3. If we step back from this chasm problem, we can see it as an instance of the larger problem of how the marketplace can cope with change in general. For both the customer and the vendor, continually changing products and services challenge their institution’s ability to absorb and make use of the new elements. What can marketing do to buffer these shocks? Fundamentally, marketing must refocus away from selling product and toward creating relationships. Relationship buffers the shock of change. Marketing’s first deliverable is that partnership. This is what we mean when we talk about “owning a market.” Customers do not like to be “owned,” if that implies lack of choice or freedom. The open systems movement in high tech is a clear example of that. But they do like to be “owned” if what that means is a vendor taking ongoing responsibility for the success of their joint ventures. Ownership in this sense means abiding commitment and a strong sense of mutuality in the development of the marketplace. When customers encounter this kind of ownership, they tend to become fanatically loyal to their supplier, which in turn builds a stable economic base for profitability and growth.
    4. The fundamental requirement for the ongoing, interoperability needed to sustain high tech is accurate and honest exchange of information. Your partners need it, your distribution channel needs it and must support it, and your customers demand it.
    5. The fundamental basis of market relations is to build and manage relationships with all the members that make up a high-tech marketplace, not just the most visible ones. In particular, it means setting up formal and informal communications not only with customers, press, and analysts but also with hardware and software partners, distributors, dealers, VARs, systems and integrators, user groups, vertically oriented industry organizations, universities, standards bodies, and international partners. It means improving not only your external communications but also your internal exchange of information among the sales force, the product managers, strategic planners, customer service and support, engineering, manufacturing, and finance.
      1. Must see through every stakeholder’s eyes and create win-win relationships. This becomes even more complicated with public, high-tech companies given the number of constituents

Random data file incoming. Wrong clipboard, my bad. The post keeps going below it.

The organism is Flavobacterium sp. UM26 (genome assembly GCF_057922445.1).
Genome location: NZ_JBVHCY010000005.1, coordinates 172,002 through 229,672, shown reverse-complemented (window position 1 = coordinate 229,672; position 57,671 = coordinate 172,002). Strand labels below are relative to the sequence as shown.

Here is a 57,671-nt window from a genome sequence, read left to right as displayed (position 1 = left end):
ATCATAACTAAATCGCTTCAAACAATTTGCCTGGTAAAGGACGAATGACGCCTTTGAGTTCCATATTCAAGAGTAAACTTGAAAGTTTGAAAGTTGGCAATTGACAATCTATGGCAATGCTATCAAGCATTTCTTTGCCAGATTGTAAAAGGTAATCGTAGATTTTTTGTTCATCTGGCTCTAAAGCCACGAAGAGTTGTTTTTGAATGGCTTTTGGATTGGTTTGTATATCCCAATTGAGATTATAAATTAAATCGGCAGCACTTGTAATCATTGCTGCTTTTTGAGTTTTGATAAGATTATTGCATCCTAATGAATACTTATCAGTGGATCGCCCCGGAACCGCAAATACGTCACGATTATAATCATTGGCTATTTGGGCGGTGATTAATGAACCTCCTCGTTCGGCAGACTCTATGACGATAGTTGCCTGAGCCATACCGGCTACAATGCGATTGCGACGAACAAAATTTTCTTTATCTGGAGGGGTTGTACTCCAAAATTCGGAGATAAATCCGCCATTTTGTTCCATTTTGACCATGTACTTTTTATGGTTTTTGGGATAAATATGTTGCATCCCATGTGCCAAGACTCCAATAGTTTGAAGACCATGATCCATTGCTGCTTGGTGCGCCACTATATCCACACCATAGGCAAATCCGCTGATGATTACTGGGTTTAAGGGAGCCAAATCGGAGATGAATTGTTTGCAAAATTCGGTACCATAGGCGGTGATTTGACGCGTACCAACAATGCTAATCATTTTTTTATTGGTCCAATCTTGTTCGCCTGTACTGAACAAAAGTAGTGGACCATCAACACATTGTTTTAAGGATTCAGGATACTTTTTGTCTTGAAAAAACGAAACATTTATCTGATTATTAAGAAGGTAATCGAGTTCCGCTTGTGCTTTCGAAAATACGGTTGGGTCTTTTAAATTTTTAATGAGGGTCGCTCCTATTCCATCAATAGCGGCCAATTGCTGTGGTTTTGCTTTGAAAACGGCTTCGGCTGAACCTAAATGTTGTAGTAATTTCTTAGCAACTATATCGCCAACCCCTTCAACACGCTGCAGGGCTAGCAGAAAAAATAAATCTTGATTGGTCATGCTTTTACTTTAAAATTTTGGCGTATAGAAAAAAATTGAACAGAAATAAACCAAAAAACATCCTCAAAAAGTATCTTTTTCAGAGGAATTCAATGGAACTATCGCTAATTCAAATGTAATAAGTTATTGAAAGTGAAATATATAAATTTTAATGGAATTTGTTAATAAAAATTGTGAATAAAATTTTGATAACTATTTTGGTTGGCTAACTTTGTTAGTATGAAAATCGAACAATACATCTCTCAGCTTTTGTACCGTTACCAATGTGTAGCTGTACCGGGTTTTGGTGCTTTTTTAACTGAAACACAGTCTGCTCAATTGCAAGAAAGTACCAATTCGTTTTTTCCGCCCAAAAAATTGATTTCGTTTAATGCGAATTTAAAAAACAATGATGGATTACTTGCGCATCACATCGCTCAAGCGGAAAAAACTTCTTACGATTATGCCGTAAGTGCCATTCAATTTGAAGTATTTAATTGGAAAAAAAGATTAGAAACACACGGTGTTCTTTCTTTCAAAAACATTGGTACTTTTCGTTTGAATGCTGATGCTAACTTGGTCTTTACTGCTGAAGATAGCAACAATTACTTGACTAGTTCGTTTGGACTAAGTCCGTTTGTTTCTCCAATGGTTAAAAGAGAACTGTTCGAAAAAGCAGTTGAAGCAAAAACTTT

6. The problem, since these techniques are antithetical to each other, is that you need to decide which one – fad or trend – you are dealing with before you start. It would be much better if you could start with a fad, exploit it for all it was worth, and then turn it into a trend. That may seem like a miracle, but that is in essence what high-tech marketing is all about. Every truly innovative high-tech product starts out as a fad—something with no known market value or purpose but with “great properties” that generate a lot of enthusiasm within an “in crowd.” That’s the early market. Then comes a period during which the rest of the world watches to see if anything can be made of this; that is the chasm. If in fact something does come out of it—if a value proposition is discovered that can predictably be delivered to a targetable set of customers at a reasonable price-then a new mainstream market forms, typically with a rapidity that allows its initial leaders to become very, very successful. The key in all this is crossing the chasm—making that mainstream market emerge. This is a do-or-die proposition for high-tech enterprises; hence, it is logical that they be the crucible in which “chasm theory” is formed.
    7. The rule of thumb in crossing the chasm is simple: Pick on somebody your own size.
    8. These are the two “natural” marketing rhythms in high tech— developing the early market and developing the mainstream market. You develop an early market by demonstrating a strong technology advantage and converting it to product credibility, and you develop a mainstream market by demonstrating a market leadership advantage and converting it to company credibility. By contrast, the “chasm transition” represents an unnatural rhythm. Crossing the chasm requires moving from an environment of support among the visionaries back into one of skepticism among the pragmatists. It means moving from the familiar ground of product-oriented issues to the unfamiliar ground of market-oriented ones, and from the familiar audience of like-minded specialists to the unfamiliar audience of essentially uninterested generalists.